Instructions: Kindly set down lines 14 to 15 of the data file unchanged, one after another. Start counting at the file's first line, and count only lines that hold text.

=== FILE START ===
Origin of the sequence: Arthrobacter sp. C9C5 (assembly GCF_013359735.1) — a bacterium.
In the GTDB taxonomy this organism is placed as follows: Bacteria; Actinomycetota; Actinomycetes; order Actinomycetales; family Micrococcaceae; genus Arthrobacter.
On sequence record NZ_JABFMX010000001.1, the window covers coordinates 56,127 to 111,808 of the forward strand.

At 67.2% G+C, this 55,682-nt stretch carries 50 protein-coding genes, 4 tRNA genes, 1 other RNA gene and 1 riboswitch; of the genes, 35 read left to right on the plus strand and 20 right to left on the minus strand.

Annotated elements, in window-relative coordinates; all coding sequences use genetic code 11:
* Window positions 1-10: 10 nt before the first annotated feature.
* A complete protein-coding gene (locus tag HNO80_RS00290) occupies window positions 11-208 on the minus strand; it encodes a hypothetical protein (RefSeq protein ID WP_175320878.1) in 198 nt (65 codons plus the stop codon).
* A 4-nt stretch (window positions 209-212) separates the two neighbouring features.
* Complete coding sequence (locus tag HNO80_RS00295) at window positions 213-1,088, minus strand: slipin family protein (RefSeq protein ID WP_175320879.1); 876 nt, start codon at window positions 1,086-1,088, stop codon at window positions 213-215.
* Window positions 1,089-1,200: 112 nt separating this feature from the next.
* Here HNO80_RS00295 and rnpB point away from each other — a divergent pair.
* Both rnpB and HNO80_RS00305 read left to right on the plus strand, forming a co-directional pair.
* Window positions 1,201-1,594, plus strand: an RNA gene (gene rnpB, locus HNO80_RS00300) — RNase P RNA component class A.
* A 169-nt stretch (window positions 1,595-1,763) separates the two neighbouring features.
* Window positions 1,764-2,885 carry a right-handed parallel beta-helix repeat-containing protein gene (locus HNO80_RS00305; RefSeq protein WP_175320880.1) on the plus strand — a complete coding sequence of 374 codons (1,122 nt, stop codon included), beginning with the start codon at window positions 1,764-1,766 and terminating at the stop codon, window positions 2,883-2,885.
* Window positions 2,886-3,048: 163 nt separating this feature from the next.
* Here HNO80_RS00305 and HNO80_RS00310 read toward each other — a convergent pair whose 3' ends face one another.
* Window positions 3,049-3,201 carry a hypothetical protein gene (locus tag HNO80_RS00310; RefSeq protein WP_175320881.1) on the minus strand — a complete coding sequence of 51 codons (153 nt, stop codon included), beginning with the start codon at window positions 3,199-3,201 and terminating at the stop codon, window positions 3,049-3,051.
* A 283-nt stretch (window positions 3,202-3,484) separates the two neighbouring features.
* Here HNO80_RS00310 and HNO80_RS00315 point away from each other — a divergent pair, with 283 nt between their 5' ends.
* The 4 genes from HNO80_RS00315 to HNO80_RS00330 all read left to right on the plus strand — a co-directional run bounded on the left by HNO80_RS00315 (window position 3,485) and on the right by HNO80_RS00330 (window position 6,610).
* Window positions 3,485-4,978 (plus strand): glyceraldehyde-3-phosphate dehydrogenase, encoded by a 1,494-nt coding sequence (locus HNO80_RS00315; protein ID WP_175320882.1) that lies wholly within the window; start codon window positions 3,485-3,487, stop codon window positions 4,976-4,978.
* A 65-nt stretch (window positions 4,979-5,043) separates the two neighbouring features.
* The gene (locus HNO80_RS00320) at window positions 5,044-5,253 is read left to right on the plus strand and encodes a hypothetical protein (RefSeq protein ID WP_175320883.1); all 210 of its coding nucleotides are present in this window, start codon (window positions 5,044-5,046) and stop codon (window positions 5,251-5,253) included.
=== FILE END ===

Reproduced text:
* A 169-nt stretch (window positions 1,595-1,763) separates the two neighbouring features.
* Window positions 1,764-2,885 carry a right-handed parallel beta-helix repeat-containing protein gene (locus HNO80_RS00305; RefSeq protein WP_175320880.1) on the plus strand — a complete coding sequence of 374 codons (1,122 nt, stop codon included), beginning with the start codon at window positions 1,764-1,766 and terminating at the stop codon, window positions 2,883-2,885.